Parliament expresses grave doubts on integration of health and social care

NHS Foundation

The House of Commons Health Committee’s report on the impact of the Spending Review on health and social care has expressed “grave doubts” that a five year plan to improve the capability and capacity of the NHS and social care system will be delivered.

The committee concluded that, with much of the upfront investment flowing from the Spending Review being used to address deficits, there is a real danger that greater integration and the move to the new models of care set out in the Five Year Forward View will stall.

“The integration of health and social care—not just the integration of funding, as in the Better Care Fund, but getting commissioners and service providers in each sector to work more closely together to deliver a service to their local population—is not proceeding at the required pace,” the committee’s report states.

Story continues below
Advertisement

Dr Sarah Wollaston MP, chair of the Health Select Committee adds: “Historical cuts to social care funding have now exhausted the opportunities for significant further efficiencies in this area.

“Increasing numbers of people with genuine social care needs are no longer receiving the care they need because of a lack of funding. This not only causes considerable distress to these individuals and their families but results in additional costs to the NHS. We are concerned about the effect of additional funding streams for social care not arriving until later in the Parliament.”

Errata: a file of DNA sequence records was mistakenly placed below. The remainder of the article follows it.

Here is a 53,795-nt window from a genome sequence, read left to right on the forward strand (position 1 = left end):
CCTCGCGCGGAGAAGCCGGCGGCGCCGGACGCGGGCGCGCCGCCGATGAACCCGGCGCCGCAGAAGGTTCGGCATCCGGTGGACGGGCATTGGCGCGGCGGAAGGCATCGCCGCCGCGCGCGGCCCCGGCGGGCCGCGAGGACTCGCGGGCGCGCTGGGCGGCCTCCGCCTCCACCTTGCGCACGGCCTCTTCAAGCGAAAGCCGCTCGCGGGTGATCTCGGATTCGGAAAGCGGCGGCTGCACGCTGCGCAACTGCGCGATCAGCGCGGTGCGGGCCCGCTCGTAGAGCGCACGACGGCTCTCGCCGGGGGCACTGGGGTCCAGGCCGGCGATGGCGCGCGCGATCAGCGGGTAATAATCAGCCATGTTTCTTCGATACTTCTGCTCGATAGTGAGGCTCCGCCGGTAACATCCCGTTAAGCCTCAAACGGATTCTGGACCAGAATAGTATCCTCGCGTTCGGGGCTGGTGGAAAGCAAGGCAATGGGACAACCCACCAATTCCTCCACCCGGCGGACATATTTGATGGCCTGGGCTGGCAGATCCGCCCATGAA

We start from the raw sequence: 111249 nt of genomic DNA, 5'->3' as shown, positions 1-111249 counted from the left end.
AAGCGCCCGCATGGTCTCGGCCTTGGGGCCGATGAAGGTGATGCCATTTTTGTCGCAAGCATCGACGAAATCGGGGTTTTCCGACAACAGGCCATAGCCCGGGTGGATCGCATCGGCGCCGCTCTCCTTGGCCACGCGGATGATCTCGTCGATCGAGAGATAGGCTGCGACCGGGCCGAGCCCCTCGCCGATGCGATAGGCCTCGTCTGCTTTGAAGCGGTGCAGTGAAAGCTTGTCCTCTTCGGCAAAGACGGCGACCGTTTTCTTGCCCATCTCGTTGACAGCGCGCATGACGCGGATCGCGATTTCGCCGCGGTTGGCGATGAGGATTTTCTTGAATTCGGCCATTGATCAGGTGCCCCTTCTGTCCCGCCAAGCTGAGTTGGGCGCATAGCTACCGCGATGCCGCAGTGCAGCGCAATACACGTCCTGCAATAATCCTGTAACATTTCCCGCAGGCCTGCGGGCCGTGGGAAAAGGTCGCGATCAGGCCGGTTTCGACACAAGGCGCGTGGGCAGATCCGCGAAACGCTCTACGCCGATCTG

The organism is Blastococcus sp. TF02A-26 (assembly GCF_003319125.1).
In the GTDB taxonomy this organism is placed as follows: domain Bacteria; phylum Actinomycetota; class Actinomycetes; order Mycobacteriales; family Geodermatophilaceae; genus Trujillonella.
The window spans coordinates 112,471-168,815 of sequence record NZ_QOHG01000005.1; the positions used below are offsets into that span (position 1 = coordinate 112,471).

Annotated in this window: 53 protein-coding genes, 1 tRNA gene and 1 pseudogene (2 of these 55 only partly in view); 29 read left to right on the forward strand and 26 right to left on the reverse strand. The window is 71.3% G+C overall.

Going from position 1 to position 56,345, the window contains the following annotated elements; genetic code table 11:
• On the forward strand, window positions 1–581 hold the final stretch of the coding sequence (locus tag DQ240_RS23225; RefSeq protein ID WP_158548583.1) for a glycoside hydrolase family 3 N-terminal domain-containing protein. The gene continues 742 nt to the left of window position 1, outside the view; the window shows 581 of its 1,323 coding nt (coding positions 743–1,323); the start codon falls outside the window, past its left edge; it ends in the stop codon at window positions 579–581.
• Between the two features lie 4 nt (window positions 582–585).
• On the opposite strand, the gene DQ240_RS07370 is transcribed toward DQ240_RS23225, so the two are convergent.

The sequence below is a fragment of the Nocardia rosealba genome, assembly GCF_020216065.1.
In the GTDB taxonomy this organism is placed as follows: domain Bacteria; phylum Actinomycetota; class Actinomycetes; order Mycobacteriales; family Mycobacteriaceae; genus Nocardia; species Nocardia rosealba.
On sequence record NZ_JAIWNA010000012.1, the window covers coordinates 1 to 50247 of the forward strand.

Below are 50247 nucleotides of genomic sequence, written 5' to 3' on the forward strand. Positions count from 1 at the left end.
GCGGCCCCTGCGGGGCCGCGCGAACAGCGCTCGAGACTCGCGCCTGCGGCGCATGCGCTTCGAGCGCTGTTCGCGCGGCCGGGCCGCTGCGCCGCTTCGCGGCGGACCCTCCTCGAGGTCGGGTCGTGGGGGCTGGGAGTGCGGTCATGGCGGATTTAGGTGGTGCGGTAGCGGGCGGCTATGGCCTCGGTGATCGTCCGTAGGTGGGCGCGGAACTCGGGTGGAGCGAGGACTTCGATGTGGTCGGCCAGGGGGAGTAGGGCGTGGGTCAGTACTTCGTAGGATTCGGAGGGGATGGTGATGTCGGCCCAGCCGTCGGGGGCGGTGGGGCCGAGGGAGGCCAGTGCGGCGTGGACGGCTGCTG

Responding to the report, Professor Martin Green OBE, chief executive of Care England, says that immediate action is required to provide adequate levels of health and social care.

“The findings demonstrate very clearly that people are not getting the care that they need and this needs to be tackled with immediate action,” he says.

The Health Select Committee report identifies NHS bed blocking, known as delayed transfer of care, as a systemic failure that is an unnecessary burden on taxpayers and a failure for people stuck in hospitals. This a problem that Professor Green says needs to be tackled. “One of the Committee’s key recommendations is that the Government urgently assesses and sets out publicly the additional costs to the NHS as a result of delayed transfers of care, and the wider costs to the NHS associated with pressures on adult social care budgets more generally.  Care England is very supportive of this recommendation and hopes that the Committee will hold the Government to account by ensuring that the assessment is accompanied by a plan for adult social care which demonstrates that it is addressing the situation in social care and dealing with its effect on health services,” he outlines.

Authors

*

Related posts

Top